Internet applications such as Napster are not weakening copyright protection, they're actually contributing to making it stronger, Stanford law professor Lawrence Lessig told the crowd at O'Reilly's Peer-to-Peer conference on Friday morning.
By raising the ire of Hollywood and its armies of lawyers, the Napster case has further strengthened a century-long trend of extending the protection of intellectual property far beyond what the framers of the Constitution intended.
The result is that the freedom to innovate is being chilled and "unless we take political action, your right to build it first will be removed," Lessig said.
"I thought we knew the Internet was going to mess things up, that it was going to change things, and we the lawyers were going to commit ourselves to watching and waiting," Lessig said in the morning's opening keynote.
While Congress has decided to take a more cautious approach on regulating the Internet in regards to pornography, the lobbying and litigational influence of the entertainment industry are pushing regulation more aggressively on intellectual property issues.
"The Hollywood lawyers have noticed something about the Internet: it conflicts with something they value," Lessig said. That thing is control over music, films, and other forms of intellectual property.
He was preaching to the converted at the Peer-to-Peer conference, a gathering of technical and business folk who are looking to develop the file-sharing capabilities demonstrated by Napster, as well as other P2P apps, into profitable enterprises.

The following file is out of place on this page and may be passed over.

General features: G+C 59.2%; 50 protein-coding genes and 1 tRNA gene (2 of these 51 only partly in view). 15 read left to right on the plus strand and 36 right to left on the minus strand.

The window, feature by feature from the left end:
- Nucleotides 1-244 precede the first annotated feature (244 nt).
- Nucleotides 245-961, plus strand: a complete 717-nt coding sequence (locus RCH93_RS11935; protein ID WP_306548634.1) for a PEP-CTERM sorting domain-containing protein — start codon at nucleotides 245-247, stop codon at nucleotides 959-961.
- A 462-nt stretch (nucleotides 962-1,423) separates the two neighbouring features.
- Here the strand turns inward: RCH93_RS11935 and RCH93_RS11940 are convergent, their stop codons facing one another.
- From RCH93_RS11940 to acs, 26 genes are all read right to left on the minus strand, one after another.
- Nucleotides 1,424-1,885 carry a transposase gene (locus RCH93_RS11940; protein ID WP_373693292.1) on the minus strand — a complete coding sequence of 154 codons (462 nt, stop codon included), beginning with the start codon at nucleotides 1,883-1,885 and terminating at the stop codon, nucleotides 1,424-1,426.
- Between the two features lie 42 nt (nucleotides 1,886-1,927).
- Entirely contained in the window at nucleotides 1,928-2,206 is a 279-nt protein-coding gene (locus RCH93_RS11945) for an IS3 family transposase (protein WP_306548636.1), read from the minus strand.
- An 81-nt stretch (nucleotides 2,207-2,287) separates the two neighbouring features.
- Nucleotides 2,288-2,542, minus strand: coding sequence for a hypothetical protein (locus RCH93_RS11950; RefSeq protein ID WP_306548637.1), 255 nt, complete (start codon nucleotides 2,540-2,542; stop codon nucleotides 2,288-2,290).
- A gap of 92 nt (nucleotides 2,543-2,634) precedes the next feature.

But, Lessig said, they are not immune from the 9th Circuit Court's decision on Napster, which holds the service accountability for the trading of copyrighted music by its members.
"I want everyone in this room to consider themselves a revolutionary and go out and develop whatever you damn well please."
"You've been called a hippie, and I've been called a communist."
"Many of you are telling yourself, that was about Napster, we're about P2P. Nothing about the 9th Circuit Court decision was about us. Napster can fail and that has nothing to do with us."
Lessig's view was that if Napster could be shut down for the law violators that used it, so could any other service. "I promise you, as a lawyer, I know something about law violators. There are law violators in your space."
After his speech, Lessig joined into a panel discussion where Electronic Frontier Foundation co-founder John Perry Barlow went further, encouraging everyone in the crowd to ignore the bad laws of cyberspace.
"I originally thought Larry was the enemy, because he wanted to introduce law into cyberspace," Barlow said. "Then I came around to the idea that laws were the only way to protect us from the lawyers.
"After the 9th Circuit Court decision, I feel that the only way to deal with law in cyberspace is to ignore it, wildly, flagrantly," Barlow said. "I want everyone in this room to consider themselves a revolutionary and go out and develop whatever you damn well please."
While Barlow said the increasing strength of intellectual property laws was the result of corruption between rich entertainment contributors and Congress, Lessig said the roots are deeper than that.
"It's more than just corruption. The ordinary public is on Hollywood's side.... The public has to learn to understand how creativity depends on stuff being returned to the public.
"The American public believes they are protecting themselves and Hollywood against a bunch of hippies and communists," Lessig said, noting to Barlow, "You've been called a hippie, and I've been called a communist."
David Sims was the editorial director of the O'Reilly Network.
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